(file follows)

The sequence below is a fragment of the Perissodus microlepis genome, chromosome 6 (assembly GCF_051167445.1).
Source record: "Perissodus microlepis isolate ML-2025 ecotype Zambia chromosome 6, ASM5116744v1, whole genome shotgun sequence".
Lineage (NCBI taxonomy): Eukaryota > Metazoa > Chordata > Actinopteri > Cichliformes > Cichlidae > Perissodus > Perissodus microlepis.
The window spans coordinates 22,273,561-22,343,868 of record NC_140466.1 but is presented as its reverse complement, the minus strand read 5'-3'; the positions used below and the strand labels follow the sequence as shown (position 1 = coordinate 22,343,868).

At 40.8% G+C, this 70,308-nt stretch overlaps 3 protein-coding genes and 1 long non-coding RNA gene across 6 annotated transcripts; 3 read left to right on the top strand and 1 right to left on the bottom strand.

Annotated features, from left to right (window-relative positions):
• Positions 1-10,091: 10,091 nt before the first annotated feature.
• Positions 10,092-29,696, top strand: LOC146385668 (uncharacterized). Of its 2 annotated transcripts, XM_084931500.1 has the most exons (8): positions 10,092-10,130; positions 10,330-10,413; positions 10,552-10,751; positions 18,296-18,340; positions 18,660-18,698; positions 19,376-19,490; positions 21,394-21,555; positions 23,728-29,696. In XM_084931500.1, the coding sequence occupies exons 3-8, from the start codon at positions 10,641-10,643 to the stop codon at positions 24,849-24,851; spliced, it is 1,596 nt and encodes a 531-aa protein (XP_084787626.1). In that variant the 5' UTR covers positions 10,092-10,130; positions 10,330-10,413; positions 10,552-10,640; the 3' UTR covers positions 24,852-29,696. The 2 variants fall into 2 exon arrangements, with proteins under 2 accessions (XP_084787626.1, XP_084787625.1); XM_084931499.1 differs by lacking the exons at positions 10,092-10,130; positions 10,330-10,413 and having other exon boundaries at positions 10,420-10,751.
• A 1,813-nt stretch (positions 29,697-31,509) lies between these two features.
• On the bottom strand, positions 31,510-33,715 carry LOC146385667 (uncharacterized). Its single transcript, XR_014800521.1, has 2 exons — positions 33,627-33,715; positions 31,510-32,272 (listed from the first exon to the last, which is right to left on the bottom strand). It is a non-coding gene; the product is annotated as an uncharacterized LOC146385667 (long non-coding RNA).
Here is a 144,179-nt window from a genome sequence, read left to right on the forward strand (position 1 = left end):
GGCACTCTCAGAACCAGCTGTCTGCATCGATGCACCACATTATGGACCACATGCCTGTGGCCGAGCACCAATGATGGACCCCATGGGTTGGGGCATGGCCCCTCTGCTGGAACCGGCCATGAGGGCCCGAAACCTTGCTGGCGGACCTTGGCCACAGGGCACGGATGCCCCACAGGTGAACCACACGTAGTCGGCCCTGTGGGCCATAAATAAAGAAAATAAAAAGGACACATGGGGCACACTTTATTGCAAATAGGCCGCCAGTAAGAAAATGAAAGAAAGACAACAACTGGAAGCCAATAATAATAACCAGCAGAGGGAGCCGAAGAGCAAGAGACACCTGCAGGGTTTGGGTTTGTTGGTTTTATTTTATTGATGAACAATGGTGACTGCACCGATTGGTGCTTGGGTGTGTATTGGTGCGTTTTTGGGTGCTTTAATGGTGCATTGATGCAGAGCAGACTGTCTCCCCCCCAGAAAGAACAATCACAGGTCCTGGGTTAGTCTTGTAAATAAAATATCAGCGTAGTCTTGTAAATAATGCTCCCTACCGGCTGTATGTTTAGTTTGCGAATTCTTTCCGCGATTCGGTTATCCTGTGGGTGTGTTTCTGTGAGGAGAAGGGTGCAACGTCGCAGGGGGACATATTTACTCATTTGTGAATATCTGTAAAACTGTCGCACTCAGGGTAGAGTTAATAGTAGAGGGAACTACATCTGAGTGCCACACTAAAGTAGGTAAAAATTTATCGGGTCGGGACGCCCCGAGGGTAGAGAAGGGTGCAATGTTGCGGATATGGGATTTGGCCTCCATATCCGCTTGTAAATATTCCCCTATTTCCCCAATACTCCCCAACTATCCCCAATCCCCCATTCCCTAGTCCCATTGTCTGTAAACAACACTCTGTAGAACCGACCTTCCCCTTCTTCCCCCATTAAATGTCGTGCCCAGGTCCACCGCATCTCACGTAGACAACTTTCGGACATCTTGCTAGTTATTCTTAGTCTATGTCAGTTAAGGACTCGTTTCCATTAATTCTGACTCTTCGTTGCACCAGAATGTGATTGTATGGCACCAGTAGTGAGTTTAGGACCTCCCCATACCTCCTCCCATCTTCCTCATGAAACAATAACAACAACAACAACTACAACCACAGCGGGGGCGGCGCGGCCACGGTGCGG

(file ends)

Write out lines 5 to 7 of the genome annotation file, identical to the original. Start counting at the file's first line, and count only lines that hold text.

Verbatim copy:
At 40.8% G+C, this 70,308-nt stretch overlaps 3 protein-coding genes and 1 long non-coding RNA gene across 6 annotated transcripts; 3 read left to right on the top strand and 1 right to left on the bottom strand.

Annotated features, from left to right (window-relative positions):
• Positions 1-10,091: 10,091 nt before the first annotated feature.